Two isolated mountain lion populations in southern California's Santa Ana and Santa Monica Mountains are at risk of local extinction, perhaps as soon as within 50 years, according to a study published in the journal Ecological Applications.
The study showed the extinction risk is due to low genetic diversity and mortality that affects the stability of the population. Mountain lion mortality is often caused by humans, but can also result from changes in the environment, such as wildfire and fluctuations in prey density.
The two mountain lion populations in the human-dominated landscape of southern California are isolated by freeways and development. For the study, lead author John Benson of the University of Nebraska and co-authors at UCLA, the University of California, Davis, the National Park Service, the University of Washington, Northern Arizona University, and the University of Wyoming used population viability modeling to predict the possibilities of extinction from genetic and demographic risk factors.
"It's easy to read our paper as yet another pessimistic story about wildlife threatened by human actions—and in a sense that is true," said Benson. "However, there is also a more optimistic message in that our model predicted that these populations can persist with relatively modest increases in landscape connectivity. If we can maintain healthy populations of mountain lions—a species that roams widely and requires such large spaces—here in greater Los Angeles, that bodes well for our ability to conserve large carnivores anywhere."
Inbreeding a concern
Both mountain lion populations have very low genetic diversity as a result of inbreeding, which is inevitable given the lack of connectivity between the mountain ranges and surrounding areas.
Genetic diversity in these two populations is expected to rapidly decline over the next 50 years, which raises concern about inbreeding depression—a phenomenon in which survival and reproduction of animals decline due to low genetic diversity. When the researchers simulated the effects of inbreeding depression in the two populations, the model predicted that rapid extinction was almost certain.
The model predicted generally similar dynamics in the two populations, but the research also revealed differences driven by greater population size and higher mortality in the Santa Ana Mountains.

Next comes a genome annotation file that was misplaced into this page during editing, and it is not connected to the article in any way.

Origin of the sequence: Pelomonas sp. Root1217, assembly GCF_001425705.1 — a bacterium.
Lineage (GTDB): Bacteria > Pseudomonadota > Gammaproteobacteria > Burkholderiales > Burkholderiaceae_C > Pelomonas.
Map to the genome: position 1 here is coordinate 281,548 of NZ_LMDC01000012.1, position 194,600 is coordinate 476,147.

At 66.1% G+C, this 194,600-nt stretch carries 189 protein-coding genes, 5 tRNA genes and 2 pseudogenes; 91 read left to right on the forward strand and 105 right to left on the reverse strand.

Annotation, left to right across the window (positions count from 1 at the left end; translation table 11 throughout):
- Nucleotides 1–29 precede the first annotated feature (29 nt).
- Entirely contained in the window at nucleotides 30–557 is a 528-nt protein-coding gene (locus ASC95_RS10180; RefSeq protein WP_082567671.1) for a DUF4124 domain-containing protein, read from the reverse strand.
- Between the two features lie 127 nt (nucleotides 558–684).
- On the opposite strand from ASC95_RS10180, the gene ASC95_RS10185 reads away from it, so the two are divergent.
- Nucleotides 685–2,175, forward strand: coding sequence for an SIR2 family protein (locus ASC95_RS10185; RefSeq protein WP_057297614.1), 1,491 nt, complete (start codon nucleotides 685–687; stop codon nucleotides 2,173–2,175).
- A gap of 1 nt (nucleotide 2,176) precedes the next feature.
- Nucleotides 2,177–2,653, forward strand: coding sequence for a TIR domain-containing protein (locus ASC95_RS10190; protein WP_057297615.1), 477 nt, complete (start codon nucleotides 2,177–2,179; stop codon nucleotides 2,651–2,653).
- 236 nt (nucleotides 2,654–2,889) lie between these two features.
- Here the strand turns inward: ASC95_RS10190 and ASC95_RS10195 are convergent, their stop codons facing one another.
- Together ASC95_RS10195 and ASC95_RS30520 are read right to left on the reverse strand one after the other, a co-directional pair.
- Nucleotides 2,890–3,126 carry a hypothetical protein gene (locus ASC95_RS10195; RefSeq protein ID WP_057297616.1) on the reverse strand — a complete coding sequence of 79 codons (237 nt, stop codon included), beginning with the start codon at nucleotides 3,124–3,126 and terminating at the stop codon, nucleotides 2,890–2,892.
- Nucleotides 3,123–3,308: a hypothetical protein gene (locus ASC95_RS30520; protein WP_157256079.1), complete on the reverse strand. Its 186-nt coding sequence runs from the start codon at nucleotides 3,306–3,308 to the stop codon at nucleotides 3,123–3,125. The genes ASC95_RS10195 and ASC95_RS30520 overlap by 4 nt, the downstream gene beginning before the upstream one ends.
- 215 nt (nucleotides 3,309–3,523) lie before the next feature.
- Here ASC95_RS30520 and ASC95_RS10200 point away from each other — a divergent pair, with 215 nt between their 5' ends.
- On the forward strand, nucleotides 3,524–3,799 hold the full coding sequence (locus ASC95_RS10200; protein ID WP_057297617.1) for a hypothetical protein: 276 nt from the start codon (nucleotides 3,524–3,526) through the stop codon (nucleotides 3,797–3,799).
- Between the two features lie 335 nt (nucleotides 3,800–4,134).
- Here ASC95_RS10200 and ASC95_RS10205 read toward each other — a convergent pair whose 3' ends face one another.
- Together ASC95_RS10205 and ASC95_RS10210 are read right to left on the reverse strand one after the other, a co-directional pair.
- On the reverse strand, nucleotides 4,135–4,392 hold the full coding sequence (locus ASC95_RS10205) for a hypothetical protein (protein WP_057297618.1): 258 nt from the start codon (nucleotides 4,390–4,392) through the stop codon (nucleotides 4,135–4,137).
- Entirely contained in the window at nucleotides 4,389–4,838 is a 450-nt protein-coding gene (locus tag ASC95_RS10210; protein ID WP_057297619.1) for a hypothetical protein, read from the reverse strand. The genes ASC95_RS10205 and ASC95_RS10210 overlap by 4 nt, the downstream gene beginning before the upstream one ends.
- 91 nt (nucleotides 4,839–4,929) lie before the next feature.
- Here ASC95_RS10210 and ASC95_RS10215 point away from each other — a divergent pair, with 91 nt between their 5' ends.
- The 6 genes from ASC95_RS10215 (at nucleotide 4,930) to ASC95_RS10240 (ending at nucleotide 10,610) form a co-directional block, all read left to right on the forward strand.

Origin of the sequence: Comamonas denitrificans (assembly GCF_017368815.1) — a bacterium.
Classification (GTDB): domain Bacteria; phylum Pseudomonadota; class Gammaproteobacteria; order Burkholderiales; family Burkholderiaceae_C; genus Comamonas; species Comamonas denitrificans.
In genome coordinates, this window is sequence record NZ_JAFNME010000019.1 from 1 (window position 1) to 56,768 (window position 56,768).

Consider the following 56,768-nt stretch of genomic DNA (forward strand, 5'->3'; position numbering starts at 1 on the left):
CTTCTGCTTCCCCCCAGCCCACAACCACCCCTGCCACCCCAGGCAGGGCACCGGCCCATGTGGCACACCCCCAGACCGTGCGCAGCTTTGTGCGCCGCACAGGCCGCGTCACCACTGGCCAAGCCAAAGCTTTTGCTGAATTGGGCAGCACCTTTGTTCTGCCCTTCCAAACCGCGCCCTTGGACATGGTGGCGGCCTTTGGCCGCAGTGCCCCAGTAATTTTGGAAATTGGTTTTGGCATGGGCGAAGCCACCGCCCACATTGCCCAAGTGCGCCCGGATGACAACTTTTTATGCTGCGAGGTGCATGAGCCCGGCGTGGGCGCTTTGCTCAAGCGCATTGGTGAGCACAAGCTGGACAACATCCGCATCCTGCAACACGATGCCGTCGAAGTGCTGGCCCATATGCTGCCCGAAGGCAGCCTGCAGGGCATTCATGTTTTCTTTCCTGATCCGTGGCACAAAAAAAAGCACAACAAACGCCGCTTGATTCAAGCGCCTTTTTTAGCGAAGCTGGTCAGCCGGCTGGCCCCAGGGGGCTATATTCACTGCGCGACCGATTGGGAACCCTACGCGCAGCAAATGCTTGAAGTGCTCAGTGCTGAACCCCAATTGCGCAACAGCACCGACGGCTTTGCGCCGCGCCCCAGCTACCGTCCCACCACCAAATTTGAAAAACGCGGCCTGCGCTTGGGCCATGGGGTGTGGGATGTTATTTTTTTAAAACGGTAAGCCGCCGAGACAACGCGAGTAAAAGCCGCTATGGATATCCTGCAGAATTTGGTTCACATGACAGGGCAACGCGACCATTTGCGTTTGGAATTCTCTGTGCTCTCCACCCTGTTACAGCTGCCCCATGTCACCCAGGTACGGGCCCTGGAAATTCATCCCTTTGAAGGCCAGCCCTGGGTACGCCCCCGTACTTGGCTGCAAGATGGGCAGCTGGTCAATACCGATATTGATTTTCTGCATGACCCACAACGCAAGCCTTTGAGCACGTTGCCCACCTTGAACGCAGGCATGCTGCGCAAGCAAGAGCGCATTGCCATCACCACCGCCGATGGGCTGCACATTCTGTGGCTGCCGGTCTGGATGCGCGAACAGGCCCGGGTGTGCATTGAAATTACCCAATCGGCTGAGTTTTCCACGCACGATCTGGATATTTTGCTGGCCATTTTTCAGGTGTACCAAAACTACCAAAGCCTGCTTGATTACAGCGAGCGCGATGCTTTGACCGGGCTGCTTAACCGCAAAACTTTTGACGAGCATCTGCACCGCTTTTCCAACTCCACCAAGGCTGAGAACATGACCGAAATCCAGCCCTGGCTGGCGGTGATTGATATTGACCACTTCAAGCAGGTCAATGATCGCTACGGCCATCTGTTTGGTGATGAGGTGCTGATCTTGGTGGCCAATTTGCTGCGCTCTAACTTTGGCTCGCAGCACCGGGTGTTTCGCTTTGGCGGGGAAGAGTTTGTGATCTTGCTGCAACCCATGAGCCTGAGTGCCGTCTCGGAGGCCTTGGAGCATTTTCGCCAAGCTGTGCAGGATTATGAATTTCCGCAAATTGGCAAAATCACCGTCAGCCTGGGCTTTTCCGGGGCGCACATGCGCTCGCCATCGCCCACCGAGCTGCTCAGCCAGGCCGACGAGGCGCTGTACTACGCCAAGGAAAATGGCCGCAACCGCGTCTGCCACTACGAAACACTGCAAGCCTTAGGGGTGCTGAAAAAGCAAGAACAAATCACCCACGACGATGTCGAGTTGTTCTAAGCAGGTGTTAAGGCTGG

Efforts underway, more needed
"Our research has shown that the mountain lions in the coastal Santa Ana Mountain Range are primarily put at risk by restriction of their movement across Interstate 15, and their high mortality rates from vehicle collisions and being killed after they have killed unprotected pets or livestock," said T. Winston Vickers, report co-author and associate veterinarian at the University of California, Davis' Karen C. Drayer Wildlife Health Center. "Efforts are underway with highway engineers to improve wildlife crossing structures or build new ones on both the I-15 and 101 freeways to enhance movement into and out of both mountain ranges."
The research highlighted that conservation of large carnivores, including mountain lions, is achievable within urbanized landscapes. But this requires effort. Land protection, connection between the lands and strategies to promote coexistence with humans are necessary to prevent the extinction of these top predators.
"It was interesting to see the differences between the two populations, such as the higher mortality rates in the Santa Anas, and sobering to see the fast rates of extinction predicted for both populations if serious inbreeding depression sets in," said co-author and National Park Service Wildlife Ecologist Seth Riley, who has been studying mountain lions in the Santa Monica mountains since 2002. "However, it's also really heartening to see how much of a difference increasing connectivity can make for these isolated populations."
Journal information: Ecological Applications
Provided by UC Davis